When We Neglect Our Field of Dreams

Do you dream big dreams?
Were you once someone who dreamed great dreams but now life has beaten you down to where even your dreams have withered from neglect?

When I was a houseparent just outside of Philadelphia, I had the privilege of knowing a chubby little eight-year-old named Eric. If you saw him on the streets, you would have thought him to be a normal, fidgety, baseball loving, puppy and worms little boy. But Eric had only known abuse and neglect for the whole of his short little life and his wounds already cut deep.

One spring evening after dinner, I stood at the kitchen sink of our group home washing dishes. Most of the children were gathered around the television but Eric had grabbed his baseball hat and run out to the field that I could see from the window.

As I watched, Eric played an imaginary game of ball. At first, I smiled at how normal it was to see a little boy imagining himself in a big game of baseball. He was several times at bat before I realized that what I was watching wasn’t normal at all.

Eric pretended to be at bat over and over again but never once did he pretend to make a hit that even got him as far as second base. Twice, he imagined he struck out. I observed with aching sadness as repeatedly, Eric only imagined himself getting as far as first base on a single hit and when he imagined the next plays, he always was tagged out long before rounding third base.

At eight-years-old, Eric couldn’t even pretend that he might get himself to second, never mind, hit a home run. In fact, he couldn’t even imagine being on a team that could get him all the way home.

We all face setbacks in life but some of us face such long, steady assaults of trouble and trial that we are as out of touch with big dreams as little Eric was. Home plate seems so far out of reach for some of us that even our fantasy leagues finish in last place.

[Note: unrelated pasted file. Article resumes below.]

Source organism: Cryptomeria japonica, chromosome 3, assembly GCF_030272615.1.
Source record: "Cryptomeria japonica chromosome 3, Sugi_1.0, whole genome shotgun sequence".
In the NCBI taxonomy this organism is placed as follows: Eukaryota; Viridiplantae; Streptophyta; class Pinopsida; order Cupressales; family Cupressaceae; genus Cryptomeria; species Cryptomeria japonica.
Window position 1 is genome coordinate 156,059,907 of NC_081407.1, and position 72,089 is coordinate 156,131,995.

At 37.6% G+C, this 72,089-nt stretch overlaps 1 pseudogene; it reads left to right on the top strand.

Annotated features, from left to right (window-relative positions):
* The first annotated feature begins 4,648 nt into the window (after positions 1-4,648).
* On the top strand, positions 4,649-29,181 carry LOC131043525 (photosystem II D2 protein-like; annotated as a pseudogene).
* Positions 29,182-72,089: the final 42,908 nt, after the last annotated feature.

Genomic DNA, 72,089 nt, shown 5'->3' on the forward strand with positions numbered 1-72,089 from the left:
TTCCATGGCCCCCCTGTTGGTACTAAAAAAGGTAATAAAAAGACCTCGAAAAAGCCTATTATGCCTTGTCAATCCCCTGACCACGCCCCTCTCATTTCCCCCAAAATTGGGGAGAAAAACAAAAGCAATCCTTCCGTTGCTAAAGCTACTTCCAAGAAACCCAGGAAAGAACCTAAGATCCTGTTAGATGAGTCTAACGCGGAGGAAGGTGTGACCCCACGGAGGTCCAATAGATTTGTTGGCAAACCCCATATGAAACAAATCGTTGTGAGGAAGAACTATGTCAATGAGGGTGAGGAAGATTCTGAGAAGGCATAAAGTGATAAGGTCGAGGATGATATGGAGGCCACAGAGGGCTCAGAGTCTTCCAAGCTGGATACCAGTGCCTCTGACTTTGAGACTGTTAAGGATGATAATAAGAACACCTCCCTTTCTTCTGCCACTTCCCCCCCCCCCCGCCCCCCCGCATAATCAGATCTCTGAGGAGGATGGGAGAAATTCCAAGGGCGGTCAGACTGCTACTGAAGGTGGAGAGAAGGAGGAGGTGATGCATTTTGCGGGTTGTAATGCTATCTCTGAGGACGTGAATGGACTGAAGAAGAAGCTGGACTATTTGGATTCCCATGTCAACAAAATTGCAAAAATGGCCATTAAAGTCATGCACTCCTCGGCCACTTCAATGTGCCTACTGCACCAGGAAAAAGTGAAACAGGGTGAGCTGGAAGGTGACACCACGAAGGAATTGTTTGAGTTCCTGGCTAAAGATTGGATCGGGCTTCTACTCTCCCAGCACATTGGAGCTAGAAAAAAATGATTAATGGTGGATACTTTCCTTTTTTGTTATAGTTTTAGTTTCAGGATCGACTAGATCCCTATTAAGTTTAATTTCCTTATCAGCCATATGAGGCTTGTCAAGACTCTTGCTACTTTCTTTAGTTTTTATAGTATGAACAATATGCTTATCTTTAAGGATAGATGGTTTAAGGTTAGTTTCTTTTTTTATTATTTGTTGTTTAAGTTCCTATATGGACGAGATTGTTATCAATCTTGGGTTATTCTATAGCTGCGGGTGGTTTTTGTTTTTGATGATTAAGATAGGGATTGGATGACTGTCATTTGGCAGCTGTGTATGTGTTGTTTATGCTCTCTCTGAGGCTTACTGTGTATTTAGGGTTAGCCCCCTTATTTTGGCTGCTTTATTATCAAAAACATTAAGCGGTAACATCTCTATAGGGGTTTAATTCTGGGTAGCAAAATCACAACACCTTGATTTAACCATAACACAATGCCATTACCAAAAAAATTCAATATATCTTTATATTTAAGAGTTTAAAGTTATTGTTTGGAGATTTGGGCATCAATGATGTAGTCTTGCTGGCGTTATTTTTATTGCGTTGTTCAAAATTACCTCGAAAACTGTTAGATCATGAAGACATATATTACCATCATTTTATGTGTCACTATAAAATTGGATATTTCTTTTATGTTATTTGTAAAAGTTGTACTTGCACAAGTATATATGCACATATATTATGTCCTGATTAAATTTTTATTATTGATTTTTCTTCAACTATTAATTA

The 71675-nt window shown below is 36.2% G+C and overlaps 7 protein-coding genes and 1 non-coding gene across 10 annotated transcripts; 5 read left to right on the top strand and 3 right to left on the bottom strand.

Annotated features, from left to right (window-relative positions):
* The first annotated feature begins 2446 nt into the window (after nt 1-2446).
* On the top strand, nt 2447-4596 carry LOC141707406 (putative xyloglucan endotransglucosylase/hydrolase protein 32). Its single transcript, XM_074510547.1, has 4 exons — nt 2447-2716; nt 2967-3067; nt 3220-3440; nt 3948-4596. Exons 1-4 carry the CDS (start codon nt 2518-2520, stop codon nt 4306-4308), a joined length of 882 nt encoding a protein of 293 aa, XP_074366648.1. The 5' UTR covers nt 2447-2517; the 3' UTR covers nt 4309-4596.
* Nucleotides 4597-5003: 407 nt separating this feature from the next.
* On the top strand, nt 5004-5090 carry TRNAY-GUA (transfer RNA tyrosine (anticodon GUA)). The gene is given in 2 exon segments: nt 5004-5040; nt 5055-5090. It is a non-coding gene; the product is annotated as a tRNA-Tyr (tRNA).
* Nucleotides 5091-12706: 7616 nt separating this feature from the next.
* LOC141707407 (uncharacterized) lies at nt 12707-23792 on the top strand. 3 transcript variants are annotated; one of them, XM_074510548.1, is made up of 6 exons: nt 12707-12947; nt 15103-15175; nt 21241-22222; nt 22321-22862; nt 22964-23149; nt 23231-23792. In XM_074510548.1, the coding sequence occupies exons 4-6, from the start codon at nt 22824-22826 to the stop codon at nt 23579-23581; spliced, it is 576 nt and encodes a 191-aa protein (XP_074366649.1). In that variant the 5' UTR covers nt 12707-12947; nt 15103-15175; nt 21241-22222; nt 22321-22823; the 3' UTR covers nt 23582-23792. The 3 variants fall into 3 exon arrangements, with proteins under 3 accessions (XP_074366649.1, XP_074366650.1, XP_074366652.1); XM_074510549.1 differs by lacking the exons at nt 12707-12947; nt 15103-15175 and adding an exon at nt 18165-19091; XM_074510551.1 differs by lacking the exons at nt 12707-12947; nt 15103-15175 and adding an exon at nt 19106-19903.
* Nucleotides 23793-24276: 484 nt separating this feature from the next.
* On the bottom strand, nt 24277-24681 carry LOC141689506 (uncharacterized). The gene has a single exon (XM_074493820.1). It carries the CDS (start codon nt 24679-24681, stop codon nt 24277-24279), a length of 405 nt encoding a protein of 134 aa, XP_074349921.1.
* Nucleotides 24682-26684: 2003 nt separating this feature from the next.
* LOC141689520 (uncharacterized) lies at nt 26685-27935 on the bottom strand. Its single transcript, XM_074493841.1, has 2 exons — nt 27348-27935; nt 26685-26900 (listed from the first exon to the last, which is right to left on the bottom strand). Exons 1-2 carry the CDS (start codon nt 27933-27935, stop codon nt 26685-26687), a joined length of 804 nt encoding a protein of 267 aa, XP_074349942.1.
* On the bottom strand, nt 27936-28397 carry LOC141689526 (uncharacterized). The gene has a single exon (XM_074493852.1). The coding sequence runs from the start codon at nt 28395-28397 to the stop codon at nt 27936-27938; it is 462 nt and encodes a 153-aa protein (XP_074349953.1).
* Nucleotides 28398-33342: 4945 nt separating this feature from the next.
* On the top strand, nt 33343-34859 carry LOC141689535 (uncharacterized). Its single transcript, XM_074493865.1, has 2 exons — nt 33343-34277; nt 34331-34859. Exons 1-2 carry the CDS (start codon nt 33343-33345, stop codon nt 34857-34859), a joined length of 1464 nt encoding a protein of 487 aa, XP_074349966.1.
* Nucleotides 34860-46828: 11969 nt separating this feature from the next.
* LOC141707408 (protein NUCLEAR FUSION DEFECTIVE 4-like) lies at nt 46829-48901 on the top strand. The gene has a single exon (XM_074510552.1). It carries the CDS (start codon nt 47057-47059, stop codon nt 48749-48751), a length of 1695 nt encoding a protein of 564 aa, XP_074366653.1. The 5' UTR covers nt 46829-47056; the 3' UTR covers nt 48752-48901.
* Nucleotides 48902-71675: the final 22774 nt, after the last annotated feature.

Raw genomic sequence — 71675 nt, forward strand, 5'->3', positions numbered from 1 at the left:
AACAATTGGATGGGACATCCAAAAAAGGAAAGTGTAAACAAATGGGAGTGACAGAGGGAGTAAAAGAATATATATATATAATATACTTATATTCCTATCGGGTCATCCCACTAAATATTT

These are the times when hope is a sacrifice. How much easier would it be to just give up even imagining that we are in the game?

As painful as it was to watch Eric, as I dried my hands, I looked over at the other boys, all lying listlessly on the sofas watching cartoons. These boys, most of them nearing their teens, had abandoned hope. So much so, that they didn’t even run out to the field.

They knew there would be no dad or big brother waiting out there to play catch. No mom cheering from the sidelines. No coach offering them instruction or asking them to “high-five.” For them, the hope it would take to run out to that field would be too painful, would cost them too much.

The Shunamite woman in 2 Kings 4 had found a way to live without hope. She was so accustomed to having no hope that when Elijah asked her what she needed, she wouldn’t even make a request. And when he discovered her heart’s desire, a son, and told her she would have one within the year, she cried out in fear and panic. “Please, don’t mislead me!” In other words, “Please, don’t get my hopes up!”

Some children grow up in loving homes, well cared for and never having to wait too long for what they need. Others grow up with wants and needs so long untended they wonder what the point is in continuing to dream.I don’t know why it is this way but it is. Each of us has to live out our own story until all our stories merge with His.

But hope has a place in this life. For those of us whose hope is in Christ, it is a powerful witness to a hopeless world that we not abandon hope. In Isaiah 64:4, God says this, “Since ancient times no one has heard, no ear has perceived, no eye has seen any God besides you, who acts on behalf of those who wait for him.”

Jesus is more than we can ever imagine. To a people so broken we can’t even imagine ourselves rounding second base, God is a home run surprise in a league of His own.

Some of us have to wait for our dreams – longer than we could endure without the hope of Christ and the ministry of those like Elijah. Some of us, like Eric, are so damaged by the letdowns of life that hope can seem like a painful trick or like holding onto a cactus bouquet. We need to be sensitive when encouraging others to hope. And we should always direct people to place their hope in Christ alone.

I did make the boys get off the sofa that day and head out to the field. We organized a rag-tag game of baseball. We weren’t a very good team. I wasn’t anyone’s mom. No one there hit or caught very well. But we laughed together and afterwards, during evening devotions, I spoke with them about putting their hope in Jesus, because He would never leave them nor would He ever abuse their trust.

Where is your hope? What are your dreams? Are they home run dreams or or single base hopes? Take them out today, dust them off, try them on again like an old baseball mitt that just needs a little oil. Discuss them with Jesus and ask for renewed hope in Him.

Know that you are surrounded by a greater team than you could ever imagine rooting you on and cheering for you to finish well. Don’t abandon your field of dreams to the battering of the world. Hold onto your hope in Jesus and you may just knock one right out of the park.

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1 Comment

    The Conversation

  1. Heather says:

    Lori,

    I think this is one the best blogs of yours I have ever read. It hits home to many places in the heart!

    Heather